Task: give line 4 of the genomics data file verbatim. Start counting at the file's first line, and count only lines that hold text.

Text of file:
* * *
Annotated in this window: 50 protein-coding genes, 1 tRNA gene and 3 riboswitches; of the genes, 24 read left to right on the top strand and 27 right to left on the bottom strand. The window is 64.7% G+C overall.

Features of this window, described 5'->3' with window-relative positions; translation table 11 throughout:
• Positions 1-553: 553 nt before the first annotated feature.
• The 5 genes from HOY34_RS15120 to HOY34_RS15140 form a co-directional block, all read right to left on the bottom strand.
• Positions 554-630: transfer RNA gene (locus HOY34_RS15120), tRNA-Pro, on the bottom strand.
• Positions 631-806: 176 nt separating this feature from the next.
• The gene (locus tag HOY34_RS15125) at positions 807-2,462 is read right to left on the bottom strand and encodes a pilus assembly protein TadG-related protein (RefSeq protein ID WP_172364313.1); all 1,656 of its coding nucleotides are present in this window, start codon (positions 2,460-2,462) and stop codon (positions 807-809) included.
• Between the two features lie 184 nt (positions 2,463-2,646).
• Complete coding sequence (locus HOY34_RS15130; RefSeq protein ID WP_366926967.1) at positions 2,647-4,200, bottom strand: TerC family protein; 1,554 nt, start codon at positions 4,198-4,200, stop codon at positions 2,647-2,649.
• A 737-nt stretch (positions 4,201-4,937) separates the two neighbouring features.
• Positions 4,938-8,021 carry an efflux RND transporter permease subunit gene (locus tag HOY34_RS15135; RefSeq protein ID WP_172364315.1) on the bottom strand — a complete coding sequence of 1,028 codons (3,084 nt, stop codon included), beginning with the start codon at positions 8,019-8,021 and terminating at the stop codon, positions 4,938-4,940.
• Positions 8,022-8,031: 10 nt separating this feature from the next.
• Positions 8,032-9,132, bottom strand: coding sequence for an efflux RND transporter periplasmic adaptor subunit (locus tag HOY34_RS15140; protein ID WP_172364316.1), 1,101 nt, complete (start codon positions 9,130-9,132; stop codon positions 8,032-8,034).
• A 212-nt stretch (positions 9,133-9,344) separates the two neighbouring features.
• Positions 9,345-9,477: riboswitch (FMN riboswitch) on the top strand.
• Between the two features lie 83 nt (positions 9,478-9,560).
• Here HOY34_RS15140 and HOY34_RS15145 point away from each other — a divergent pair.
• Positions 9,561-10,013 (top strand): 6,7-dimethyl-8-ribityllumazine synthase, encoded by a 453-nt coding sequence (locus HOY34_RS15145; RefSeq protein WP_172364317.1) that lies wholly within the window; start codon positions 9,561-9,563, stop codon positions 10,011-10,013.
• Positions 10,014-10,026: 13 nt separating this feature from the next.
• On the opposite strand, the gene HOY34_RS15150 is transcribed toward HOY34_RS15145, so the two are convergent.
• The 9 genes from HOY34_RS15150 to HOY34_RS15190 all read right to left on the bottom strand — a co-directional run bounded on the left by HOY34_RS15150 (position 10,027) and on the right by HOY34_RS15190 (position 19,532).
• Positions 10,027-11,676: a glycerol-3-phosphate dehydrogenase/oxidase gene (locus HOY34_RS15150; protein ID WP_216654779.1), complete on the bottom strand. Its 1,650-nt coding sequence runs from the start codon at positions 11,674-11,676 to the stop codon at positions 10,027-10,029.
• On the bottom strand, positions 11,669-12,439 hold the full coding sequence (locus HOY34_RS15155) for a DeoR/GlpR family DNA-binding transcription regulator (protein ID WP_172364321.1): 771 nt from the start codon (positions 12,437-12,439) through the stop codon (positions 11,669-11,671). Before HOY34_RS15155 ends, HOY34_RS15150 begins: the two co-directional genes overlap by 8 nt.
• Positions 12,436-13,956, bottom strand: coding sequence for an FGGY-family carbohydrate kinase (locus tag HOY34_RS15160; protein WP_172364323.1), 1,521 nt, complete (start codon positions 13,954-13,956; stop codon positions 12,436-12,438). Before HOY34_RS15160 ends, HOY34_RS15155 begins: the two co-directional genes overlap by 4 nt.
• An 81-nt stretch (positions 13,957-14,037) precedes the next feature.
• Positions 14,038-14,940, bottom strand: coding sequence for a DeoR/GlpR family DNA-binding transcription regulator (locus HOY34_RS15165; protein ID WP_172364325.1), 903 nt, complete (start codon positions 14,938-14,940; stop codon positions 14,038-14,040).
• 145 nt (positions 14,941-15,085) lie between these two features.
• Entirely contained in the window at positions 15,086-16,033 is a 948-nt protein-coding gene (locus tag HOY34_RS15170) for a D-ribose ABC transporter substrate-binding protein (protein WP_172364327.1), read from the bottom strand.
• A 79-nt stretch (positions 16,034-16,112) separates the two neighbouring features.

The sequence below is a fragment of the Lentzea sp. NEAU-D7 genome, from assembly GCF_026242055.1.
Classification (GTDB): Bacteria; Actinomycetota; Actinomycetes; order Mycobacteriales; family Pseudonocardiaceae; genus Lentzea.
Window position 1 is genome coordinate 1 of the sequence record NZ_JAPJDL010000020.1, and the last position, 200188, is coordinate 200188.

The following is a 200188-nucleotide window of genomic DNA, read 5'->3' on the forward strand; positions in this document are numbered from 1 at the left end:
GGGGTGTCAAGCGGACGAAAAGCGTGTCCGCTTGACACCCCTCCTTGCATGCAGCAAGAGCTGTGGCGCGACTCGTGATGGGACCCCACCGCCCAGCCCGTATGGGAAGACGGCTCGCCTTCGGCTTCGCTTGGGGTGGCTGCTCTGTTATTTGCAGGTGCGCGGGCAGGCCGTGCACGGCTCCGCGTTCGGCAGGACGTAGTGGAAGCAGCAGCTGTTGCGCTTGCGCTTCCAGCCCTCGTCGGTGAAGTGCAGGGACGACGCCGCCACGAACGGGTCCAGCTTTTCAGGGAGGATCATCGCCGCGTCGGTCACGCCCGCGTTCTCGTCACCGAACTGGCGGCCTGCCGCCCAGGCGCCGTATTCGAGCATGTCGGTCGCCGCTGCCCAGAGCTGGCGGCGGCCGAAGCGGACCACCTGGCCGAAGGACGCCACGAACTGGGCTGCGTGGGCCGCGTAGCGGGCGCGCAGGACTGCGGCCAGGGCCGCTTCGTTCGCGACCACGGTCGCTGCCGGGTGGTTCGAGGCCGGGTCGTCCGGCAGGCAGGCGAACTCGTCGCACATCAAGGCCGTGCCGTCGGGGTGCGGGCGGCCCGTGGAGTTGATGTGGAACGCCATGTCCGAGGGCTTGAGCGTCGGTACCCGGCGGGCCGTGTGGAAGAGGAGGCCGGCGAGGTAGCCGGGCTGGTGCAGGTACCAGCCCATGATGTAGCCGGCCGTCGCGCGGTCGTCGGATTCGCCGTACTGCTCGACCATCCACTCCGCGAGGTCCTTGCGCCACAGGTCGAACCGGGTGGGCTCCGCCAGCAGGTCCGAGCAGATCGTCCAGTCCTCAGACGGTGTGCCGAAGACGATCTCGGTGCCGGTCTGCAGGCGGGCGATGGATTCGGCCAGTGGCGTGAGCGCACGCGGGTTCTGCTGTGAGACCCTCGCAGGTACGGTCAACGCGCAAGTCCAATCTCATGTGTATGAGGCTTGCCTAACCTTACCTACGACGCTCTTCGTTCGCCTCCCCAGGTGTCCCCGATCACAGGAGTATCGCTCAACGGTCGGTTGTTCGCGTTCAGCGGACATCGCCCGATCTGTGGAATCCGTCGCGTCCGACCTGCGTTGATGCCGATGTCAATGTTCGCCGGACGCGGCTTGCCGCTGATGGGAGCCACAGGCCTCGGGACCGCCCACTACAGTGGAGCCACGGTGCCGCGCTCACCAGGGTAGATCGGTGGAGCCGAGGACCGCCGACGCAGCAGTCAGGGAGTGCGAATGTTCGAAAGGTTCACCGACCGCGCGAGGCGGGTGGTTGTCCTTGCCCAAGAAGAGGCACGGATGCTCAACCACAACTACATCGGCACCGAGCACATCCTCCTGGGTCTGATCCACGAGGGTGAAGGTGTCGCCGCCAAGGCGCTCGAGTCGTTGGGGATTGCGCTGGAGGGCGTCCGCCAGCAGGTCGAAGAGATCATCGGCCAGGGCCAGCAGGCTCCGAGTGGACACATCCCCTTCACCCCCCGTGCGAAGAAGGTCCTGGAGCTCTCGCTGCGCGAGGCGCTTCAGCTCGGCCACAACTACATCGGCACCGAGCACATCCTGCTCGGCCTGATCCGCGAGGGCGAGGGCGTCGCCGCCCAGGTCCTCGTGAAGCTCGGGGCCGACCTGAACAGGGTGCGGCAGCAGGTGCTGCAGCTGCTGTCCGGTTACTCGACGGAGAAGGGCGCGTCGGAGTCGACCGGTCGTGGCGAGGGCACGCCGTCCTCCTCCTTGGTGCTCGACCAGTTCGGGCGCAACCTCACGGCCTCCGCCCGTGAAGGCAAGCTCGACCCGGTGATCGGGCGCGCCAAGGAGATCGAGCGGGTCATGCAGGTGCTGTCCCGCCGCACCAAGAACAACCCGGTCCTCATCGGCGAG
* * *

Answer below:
• The 5 genes from HOY34_RS15120 to HOY34_RS15140 form a co-directional block, all read right to left on the bottom strand.